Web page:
Ms Sandra Gallagher, a member of the ICR’s Animal Welfare and Ethical Review Body, Board of Trustees member Professor Nicholas Jones, and ICR committee members Mr Chris Molloy and Mr Michael Sales were also named Members of the Institute, recognising their role in the continuing mission of the ICR to make the discoveries that defeat cancer.

Professor Clare Isacke, Academic Dean at the ICR, said: “Our UK-leading programme of postgraduate training is at the heart of our work.

“Many of our graduates become leaders in their chosen careers and go on to have a national and international influence in the cancer research community, and ultimately in finding and developing new treatments for cancer.

“We hope that our students’ experiences at the ICR will help them to tackle the challenges they will face, and that they in turn will play their role in supporting the next generation of students.”

The ICR invited three individuals to receive Honorary Degrees to recognise and celebrate their dedication and outstanding achievements in cancer research and awareness.

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Honorary graduates

The ICR also awards a number of honorary degrees each year. This year, former Cancer Research UK Chief Executive Sir Harpal Kumar, award-winning BBC journalist Victoria Derbyshire and eminent cancer researcher, Professor William Kaelin, were granted honorary degrees alongside the ICR’s graduating students.

Victoria Derbyshire’s honorary degree, a Doctor of Science (Medicine), acknowledges the impact she has had by sharing her personal experiences of being diagnosed and treated, which she documented on her YouTube channel, and in her diary ‘Dear Cancer, Love Victoria: A Mum’s Diary of Hope’.

The Victoria Derbyshire programme has worked closely with the ICR to highlight many research stories over the years to the public, most recently interviewing Professor Mel Greaves on his ground-breaking research revealing the likely cause of childhood leukaemia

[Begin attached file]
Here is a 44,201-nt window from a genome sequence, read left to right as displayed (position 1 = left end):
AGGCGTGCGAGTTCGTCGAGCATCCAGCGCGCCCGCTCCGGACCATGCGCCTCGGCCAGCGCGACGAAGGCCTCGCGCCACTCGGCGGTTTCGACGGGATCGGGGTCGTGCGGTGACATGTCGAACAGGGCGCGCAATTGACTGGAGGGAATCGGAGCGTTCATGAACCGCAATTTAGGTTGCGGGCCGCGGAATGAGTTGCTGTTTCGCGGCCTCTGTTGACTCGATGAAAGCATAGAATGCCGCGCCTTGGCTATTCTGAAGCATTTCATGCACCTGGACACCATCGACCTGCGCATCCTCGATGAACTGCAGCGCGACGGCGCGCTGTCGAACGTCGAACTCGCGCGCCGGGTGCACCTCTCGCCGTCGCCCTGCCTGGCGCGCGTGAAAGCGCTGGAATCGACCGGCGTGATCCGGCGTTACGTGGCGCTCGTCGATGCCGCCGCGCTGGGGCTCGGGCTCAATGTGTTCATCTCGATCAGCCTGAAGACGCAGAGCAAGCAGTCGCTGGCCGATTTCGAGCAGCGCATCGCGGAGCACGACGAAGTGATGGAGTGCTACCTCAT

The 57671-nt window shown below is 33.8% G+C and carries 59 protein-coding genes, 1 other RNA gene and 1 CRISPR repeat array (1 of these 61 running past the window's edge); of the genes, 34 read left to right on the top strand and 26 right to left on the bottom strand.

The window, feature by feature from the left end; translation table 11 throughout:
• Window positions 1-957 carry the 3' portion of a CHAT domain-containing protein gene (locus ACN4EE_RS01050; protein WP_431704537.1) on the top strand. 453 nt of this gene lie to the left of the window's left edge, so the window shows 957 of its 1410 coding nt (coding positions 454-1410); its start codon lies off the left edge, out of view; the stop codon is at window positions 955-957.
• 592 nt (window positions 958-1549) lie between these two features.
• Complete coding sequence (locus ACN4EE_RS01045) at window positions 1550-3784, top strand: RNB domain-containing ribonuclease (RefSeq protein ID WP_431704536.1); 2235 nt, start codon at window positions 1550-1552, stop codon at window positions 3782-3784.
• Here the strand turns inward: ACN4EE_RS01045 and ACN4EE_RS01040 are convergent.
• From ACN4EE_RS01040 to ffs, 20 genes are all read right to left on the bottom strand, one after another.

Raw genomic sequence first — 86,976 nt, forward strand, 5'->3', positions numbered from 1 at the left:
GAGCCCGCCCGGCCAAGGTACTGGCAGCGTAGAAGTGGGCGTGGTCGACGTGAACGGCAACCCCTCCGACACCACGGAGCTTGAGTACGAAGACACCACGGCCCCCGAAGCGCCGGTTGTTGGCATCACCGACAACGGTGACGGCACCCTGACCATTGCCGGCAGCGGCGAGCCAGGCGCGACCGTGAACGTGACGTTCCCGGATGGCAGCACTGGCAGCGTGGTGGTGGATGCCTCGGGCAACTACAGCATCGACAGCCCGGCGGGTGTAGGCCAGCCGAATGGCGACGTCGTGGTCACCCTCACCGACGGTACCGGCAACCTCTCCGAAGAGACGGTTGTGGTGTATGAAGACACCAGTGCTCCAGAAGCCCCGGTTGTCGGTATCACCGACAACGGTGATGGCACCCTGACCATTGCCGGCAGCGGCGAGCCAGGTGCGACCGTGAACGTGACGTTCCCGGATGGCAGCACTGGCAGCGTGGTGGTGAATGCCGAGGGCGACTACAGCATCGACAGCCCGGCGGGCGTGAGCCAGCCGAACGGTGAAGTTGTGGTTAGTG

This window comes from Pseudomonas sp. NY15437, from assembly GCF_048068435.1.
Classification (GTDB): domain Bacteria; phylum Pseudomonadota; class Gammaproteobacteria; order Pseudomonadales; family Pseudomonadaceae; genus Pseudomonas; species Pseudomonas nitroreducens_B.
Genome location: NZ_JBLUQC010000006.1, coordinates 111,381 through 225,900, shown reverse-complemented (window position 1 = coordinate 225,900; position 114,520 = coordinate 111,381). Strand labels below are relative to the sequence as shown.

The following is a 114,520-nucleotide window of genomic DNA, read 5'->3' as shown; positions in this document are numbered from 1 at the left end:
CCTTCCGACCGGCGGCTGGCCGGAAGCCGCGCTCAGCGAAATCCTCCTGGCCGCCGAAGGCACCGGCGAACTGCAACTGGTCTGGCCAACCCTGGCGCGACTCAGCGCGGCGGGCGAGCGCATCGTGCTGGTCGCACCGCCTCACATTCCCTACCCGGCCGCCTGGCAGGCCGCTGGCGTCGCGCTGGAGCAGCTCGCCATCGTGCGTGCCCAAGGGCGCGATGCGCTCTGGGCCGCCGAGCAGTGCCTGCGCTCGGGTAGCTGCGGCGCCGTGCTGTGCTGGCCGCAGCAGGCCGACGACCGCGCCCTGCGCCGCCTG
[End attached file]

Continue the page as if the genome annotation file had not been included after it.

Sir Harpal Kumar was recognised for his achievements in helping to transform the cancer research sector, including helping to establish the Francis Crick Institute. He stood down in June as Chief Executive of Cancer Research UK, a position he had held since 2007.

Sir Harpal has a long list of achievements spanning his career, and has made a huge contribution to the broader cancer research landscape. His services to cancer research were acknowledged in the 2016 New Year Honours list, when he received his knighthood.

Outstanding research career

Professor William Kaelin, Associate Director, Basic Science, for the Dana-Farber/Harvard Cancer Center, was also given an Honorary Doctorate for his role in understanding how cancer cells sense oxygen levels.

Professor Kaelin’s outstanding research has led to a much greater understanding of the role of tumour suppressor genes in cancer, and the fundamental mechanism by which our cells sense and adapt to changes in oxygen availability – leading to new cancer treatments.

He is also a vocal and eloquent advocate of the importance of taking a highly rigorous approach to science.

The ICR Awards Ceremony takes place during the ICR’s Teaching Week, where we celebrate our learning and teaching excellence.